The Psychology of Leftism

The Psychology of Leftism

Despite the modern leftist being characterized as rebellious, he is among the most strict of conformists. Despite controlling many areas of research and academia, modern leftists consistently produce flawed papers. Despite having humanitarian goals, his policies tend to produce results counter to those goals, harming the groups that he aims to defend.

Is incompetence a feature of modern leftism, or does the left simply have overt agendas? How do we make sense of the modern leftist?        ‌

Collectivism (Group Identity)

The left is collective while the right is individualistic. Indeed, this can even be shown with a comparison of the extremes of the left versus the extremes of the right. Far-left extremism is due primarily to "affiliated" or collective attacks; while the latter is due primarily to "lone wolf" or solitary actors.[1]

I conducted a simple experiment on social media where I made this point and provided empirical analysis in support of it. Right-leaning audiences that engaged with my post were curious, asked questions, and examined the evidence for themselves. Left-leaning audiences took a hostile approach. The irony is lost on them when they nod their heads to any statement about far-right extremism, yet become hysterical with any statement about far-left extremism. The reason for this approach is because they are collective to such an extent that statements about their groups are considered personal, rather than as observations.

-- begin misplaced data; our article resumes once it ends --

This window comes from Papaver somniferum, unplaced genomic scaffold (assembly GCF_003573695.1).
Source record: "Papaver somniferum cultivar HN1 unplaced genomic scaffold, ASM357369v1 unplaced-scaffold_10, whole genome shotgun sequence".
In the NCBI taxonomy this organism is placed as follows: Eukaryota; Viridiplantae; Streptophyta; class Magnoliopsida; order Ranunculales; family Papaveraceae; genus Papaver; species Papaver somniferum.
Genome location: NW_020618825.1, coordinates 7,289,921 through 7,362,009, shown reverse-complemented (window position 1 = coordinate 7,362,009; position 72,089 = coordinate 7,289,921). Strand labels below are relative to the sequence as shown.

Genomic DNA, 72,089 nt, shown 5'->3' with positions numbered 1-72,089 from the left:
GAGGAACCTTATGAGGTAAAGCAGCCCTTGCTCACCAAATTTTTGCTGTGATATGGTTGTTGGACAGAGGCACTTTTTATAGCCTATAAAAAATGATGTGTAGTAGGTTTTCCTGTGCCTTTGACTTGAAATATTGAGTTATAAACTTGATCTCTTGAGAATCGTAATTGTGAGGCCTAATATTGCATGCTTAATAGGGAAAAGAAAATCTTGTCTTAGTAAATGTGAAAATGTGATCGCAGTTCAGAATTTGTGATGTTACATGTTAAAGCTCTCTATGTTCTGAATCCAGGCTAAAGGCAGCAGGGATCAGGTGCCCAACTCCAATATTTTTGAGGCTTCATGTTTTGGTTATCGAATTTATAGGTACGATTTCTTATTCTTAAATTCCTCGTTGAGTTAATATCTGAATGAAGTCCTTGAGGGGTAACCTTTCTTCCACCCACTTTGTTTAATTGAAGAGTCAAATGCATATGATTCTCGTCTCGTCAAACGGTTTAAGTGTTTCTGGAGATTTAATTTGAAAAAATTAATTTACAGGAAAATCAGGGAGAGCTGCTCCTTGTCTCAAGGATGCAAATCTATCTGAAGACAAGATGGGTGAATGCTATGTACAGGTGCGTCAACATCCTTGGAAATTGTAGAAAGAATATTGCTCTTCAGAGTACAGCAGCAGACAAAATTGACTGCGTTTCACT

Leftists tend to define people with a group identity (collective) approach, rather than an individualistic (personality) approach. Group identity, a phenomenon where a person defines the self by the groups he/she belongs to, has an inverse relationship with individualism. In other words, they are mutually exclusive – the more of one results in less of the other. One cannot define the self entirely by collectivism and individualism.

Due to their collective nature and psychological ailments [see next section] leftists profoundly identify with groups that have a negative image (weak, conquered, or unacceptable), even when the leftist is the source of that negative image. It is the leftist's inferiority complex that leads to association with such groups. They believe these groups are inferior; hence, their sympathy. In other words, the leftist projects his own inferiority onto groups so that he can belong to a group and feel powerful, since he does not feel powerful as an individual.

An obvious example of this phenomenon is the narratives to portray women as athletic as men. The feminist-leftist is clearly afflicted by a persistent belief that women are inferior in some way, and overcompensates for this belief with desperate narratives to prove the contrary. Clearly the leftist is afflicted with some inner belief that women are inferior to men and then attempts to overcompensate for the feelings of guilt of this belief by irrationally portraying women as dominant.

Collectivism is only part of those psychological needs, and is not enough by itself to define what a modern leftist is.

Critical Shame

Simply put, shame results from negative social interactions, or vice versa. Shame is a natural part of social dynamics. It is taught to us, reinforced to us as children so that we can exist in society productively and peacefully, but it can be taken too far or not far enough. The list of social rules in any society is impossible to follow precisely, so healthy individuals rationalize what norms to follow and what norms not to follow. In other words, healthy people are susceptible to shame but are still individuals.